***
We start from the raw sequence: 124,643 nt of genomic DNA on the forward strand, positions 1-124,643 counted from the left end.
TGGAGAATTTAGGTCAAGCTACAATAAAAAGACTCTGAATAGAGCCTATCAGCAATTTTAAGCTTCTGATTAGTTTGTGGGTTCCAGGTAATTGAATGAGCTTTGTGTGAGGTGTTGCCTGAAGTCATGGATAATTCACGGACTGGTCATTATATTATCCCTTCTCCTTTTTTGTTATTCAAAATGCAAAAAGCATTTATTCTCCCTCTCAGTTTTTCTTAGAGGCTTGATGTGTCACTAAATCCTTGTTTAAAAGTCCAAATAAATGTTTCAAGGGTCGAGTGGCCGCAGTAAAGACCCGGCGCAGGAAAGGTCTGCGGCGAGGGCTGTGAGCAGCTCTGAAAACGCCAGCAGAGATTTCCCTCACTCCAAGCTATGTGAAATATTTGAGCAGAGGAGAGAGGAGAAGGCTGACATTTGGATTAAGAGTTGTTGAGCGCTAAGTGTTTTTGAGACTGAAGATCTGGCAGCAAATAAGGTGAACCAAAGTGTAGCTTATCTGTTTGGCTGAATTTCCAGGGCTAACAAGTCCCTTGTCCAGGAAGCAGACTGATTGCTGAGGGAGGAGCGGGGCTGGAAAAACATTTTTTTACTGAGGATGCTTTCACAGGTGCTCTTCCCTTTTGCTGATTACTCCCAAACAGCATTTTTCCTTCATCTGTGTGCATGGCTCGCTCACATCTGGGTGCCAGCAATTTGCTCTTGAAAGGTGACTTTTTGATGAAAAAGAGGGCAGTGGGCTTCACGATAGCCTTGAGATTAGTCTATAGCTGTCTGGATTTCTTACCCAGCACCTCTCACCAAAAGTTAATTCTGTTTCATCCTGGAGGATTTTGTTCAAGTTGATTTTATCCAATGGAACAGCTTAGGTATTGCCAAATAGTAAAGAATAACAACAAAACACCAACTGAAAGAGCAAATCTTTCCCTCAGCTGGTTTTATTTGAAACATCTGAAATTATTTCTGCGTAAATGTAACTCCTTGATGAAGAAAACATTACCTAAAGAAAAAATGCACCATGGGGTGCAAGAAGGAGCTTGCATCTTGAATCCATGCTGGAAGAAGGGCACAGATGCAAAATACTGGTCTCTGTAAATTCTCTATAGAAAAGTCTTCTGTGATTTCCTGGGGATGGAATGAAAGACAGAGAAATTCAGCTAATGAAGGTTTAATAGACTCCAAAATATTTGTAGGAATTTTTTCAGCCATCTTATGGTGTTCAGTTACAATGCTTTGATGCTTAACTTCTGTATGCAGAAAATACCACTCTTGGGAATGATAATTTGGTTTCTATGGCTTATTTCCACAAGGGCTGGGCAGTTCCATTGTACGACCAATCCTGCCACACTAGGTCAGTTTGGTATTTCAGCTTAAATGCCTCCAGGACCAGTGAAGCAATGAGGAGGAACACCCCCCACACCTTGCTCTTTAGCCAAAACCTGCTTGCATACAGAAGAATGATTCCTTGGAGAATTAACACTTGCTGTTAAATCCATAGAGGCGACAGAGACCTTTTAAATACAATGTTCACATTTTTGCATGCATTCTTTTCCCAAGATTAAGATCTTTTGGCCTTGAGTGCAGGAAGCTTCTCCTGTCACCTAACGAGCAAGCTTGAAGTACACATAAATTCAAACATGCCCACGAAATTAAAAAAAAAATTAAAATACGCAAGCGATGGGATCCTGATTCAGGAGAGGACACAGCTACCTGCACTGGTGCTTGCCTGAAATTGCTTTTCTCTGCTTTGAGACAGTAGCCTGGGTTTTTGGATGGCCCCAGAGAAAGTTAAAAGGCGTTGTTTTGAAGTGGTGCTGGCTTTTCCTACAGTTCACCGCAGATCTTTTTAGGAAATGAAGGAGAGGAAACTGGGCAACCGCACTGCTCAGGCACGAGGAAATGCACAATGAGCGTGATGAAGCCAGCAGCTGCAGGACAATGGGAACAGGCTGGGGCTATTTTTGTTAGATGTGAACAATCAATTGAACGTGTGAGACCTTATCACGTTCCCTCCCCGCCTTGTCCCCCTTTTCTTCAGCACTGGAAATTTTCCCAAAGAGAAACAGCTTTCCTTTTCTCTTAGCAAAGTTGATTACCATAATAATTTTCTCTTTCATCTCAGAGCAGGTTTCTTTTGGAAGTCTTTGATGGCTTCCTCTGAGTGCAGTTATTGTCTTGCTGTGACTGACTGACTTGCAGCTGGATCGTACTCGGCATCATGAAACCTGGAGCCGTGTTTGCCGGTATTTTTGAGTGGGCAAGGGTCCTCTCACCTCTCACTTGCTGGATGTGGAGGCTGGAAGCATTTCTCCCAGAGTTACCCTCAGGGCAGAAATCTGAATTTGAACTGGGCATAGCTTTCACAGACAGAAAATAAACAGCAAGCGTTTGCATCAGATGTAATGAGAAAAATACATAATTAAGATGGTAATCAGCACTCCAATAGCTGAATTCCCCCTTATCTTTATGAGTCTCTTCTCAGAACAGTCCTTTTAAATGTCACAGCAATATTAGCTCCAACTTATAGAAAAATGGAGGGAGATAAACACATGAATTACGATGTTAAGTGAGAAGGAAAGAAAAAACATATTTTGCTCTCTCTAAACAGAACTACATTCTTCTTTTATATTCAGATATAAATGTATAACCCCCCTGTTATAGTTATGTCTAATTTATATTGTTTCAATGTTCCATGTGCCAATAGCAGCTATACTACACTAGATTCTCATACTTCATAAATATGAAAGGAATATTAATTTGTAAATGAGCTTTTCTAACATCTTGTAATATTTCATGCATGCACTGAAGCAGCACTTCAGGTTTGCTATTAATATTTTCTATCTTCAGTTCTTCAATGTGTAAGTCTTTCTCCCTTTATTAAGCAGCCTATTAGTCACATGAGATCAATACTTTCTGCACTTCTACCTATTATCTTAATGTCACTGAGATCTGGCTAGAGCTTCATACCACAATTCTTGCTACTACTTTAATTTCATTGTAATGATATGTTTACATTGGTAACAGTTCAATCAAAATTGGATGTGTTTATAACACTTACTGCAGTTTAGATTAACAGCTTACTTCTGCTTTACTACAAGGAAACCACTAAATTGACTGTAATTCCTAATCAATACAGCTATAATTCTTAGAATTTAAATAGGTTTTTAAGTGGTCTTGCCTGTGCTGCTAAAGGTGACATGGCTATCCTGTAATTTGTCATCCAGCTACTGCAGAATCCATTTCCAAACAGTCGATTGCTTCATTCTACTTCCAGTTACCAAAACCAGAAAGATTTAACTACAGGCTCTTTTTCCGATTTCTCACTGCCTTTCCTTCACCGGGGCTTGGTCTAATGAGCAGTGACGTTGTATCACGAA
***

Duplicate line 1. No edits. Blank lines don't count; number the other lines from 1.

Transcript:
We start from the raw sequence: 124,643 nt of genomic DNA on the forward strand, positions 1-124,643 counted from the left end.